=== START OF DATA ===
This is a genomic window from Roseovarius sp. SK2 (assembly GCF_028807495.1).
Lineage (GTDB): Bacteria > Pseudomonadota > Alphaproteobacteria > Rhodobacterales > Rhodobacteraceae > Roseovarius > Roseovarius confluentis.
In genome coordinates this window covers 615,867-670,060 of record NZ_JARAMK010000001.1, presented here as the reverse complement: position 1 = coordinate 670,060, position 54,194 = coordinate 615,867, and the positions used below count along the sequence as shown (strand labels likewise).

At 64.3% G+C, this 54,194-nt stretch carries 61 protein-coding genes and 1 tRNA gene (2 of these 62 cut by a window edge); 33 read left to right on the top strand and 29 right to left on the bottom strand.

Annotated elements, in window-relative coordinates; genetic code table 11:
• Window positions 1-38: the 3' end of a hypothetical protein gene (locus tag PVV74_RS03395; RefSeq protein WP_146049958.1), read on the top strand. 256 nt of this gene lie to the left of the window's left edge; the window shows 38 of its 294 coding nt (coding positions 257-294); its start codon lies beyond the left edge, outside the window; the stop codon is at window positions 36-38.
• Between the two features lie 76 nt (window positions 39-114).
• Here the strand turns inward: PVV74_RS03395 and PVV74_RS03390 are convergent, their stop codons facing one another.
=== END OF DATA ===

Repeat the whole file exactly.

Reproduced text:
This is a genomic window from Roseovarius sp. SK2 (assembly GCF_028807495.1).
Lineage (GTDB): Bacteria > Pseudomonadota > Alphaproteobacteria > Rhodobacterales > Rhodobacteraceae > Roseovarius > Roseovarius confluentis.
In genome coordinates this window covers 615,867-670,060 of record NZ_JARAMK010000001.1, presented here as the reverse complement: position 1 = coordinate 670,060, position 54,194 = coordinate 615,867, and the positions used below count along the sequence as shown (strand labels likewise).

At 64.3% G+C, this 54,194-nt stretch carries 61 protein-coding genes and 1 tRNA gene (2 of these 62 cut by a window edge); 33 read left to right on the top strand and 29 right to left on the bottom strand.

Annotated elements, in window-relative coordinates; genetic code table 11:
• Window positions 1-38: the 3' end of a hypothetical protein gene (locus tag PVV74_RS03395; RefSeq protein WP_146049958.1), read on the top strand. 256 nt of this gene lie to the left of the window's left edge; the window shows 38 of its 294 coding nt (coding positions 257-294); its start codon lies beyond the left edge, outside the window; the stop codon is at window positions 36-38.
• Between the two features lie 76 nt (window positions 39-114).
• Here the strand turns inward: PVV74_RS03395 and PVV74_RS03390 are convergent, their stop codons facing one another.